One Year Of Feeding Children

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It amazes me how 2013 came and went in the blink of an eye and how things change. A little over a year ago, I wrote a blog post about how excited I was because I was offered a job as a communications coordinator at a local nonprofit. I was also in my senior year of college, living with my parents and with big plans ahead of me.

Right now, I sit in my room at my house listening to my roommate talk to her friend on the phone. My other roommate is in her room, screaming because she can’t sleep over the loud phone conversation.

To my left, on a pile of gold glitter I should’ve cleaned a while ago, sits my graduation cap. To my left sits a document titled “How To Do Everything by Veronica Figueroa.” This document holds every procedure that a communications coordinator at Feeding Children Everywhere could ever need. It was my holy book and I am now revising it and polishing it up for my new coworker who will be replacing me in March.

I never would’ve thought that a month after graduation I would be revising my resume and heading into the post graduation job search, but I guess everything I do is backwards.

Looking back on 2013, I can say I have been blessed to have been a part of the Feeding Children Everywhere team and I have experienced many wonderful things, as well as some scary ones that have now become life lessons. I loved that behind my job was a mission to raise awareness of the hunger epidemic around the world. I am proud that what I did for a living mobilized thousands of volunteers to package 7 million meals that were distributed to numerous food pantries across the nation as well as the Philippines, Africa and Haiti. And as proud and happy as I am of my accomplishments, I do not feel fulfilled and passionate about these things but I do believe that I was there for the season that I need to be. All the social media, press, marketing and campaigns, communications, fundraising and stepping into an intern manager role definitely helped shape me for my future career, whatever it may be.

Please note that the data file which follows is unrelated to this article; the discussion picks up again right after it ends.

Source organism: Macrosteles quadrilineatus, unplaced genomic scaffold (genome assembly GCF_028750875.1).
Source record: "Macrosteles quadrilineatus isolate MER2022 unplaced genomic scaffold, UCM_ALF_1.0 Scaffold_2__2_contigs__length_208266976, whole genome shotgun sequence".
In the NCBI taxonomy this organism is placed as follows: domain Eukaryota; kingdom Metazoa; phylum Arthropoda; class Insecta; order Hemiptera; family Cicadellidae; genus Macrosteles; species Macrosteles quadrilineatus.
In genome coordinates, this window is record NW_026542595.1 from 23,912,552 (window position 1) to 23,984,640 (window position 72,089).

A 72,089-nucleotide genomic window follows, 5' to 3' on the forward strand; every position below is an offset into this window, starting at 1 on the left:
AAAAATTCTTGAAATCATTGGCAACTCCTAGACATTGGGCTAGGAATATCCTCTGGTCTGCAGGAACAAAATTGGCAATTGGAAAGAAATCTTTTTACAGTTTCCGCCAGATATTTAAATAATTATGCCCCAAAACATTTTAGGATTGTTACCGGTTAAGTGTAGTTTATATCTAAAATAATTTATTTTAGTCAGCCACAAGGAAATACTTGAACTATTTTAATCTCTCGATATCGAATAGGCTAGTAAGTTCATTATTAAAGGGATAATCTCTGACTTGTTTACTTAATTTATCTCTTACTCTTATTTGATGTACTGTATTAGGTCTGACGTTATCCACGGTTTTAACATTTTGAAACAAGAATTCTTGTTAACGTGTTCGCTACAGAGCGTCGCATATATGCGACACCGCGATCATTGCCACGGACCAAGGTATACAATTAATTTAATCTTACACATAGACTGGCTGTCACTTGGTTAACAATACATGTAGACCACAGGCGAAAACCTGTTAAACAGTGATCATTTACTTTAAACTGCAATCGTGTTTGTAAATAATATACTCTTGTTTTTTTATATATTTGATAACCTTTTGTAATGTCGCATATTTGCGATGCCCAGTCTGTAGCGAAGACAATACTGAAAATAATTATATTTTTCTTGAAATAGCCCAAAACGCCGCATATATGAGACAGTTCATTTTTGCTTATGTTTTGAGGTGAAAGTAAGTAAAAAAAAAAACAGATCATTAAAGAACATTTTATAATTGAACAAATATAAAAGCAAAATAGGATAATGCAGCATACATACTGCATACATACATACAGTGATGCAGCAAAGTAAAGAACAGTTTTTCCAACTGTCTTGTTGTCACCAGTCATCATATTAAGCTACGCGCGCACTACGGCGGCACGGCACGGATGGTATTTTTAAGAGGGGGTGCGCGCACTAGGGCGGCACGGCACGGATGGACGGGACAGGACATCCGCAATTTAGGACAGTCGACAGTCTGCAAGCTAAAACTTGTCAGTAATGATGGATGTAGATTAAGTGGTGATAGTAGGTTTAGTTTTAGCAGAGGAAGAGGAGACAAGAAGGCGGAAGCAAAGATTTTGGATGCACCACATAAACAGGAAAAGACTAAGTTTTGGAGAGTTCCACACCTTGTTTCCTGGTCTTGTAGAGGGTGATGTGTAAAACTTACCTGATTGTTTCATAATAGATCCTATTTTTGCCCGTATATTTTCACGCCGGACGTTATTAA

It is now that I ask myself the question, “So, now what?”

I’m not sure if I’ve ever been in such a place of uncertainty in my life so this is new to me. Next month begins the job search and whether it may be marketing, social media or writing that I end up doing, I hope that it is something that I feel passionate about. I hope that I find something that if it were taken away, would break me.

I’ve been praying about this for a few days now and I have left this on God’s hands.

Until then.


Taking I-95 to the #DeathRace

What’s an Orlando student journalist have to do to get some innovation and inspiration in her writing life?

Drive three and a half hours to Fort Lauderdale (thanks for sucking, Mid Florida SPJ. But more on that later).


This weekend I was able to be a part of Death Race, an event held by SPJ’s South Florida Pro Chapter. I first became associated with them through the Will Write For Food 2012 program that I was a part of this past Labor Day weekend (and I urge everyone to sign up for).

Death Race was a kind of hands-on training on writing obituaries. It’s rare the case when a j-school professor goes in depth about writing obituaries, since it’s not such a popular beat for reporters to want to cover.

Miami Herald obit writer Elinor Brecher, talked to us about her career writing obituaries and advised us on how to write them. The prize? An urn with the newspaper ashes.

Oh, and three journalists died.

Well, not really.

But these three South Florida SPJ board members volunteered to die for the day, you know, for authenticity: Gideon Grudo (managing editor at South Florida Gay News), Mariam Aldhahi (an art director with Forum Publishing Group) and Cassie Morien (web editor at Boca Raton Magazine).

And if that wasn’t eerie enough, their family, friends and colleagues were invited to speak about them in a creepy chapel, in front of a coffin, two urns, floral arrangements and pictures of the young journalists.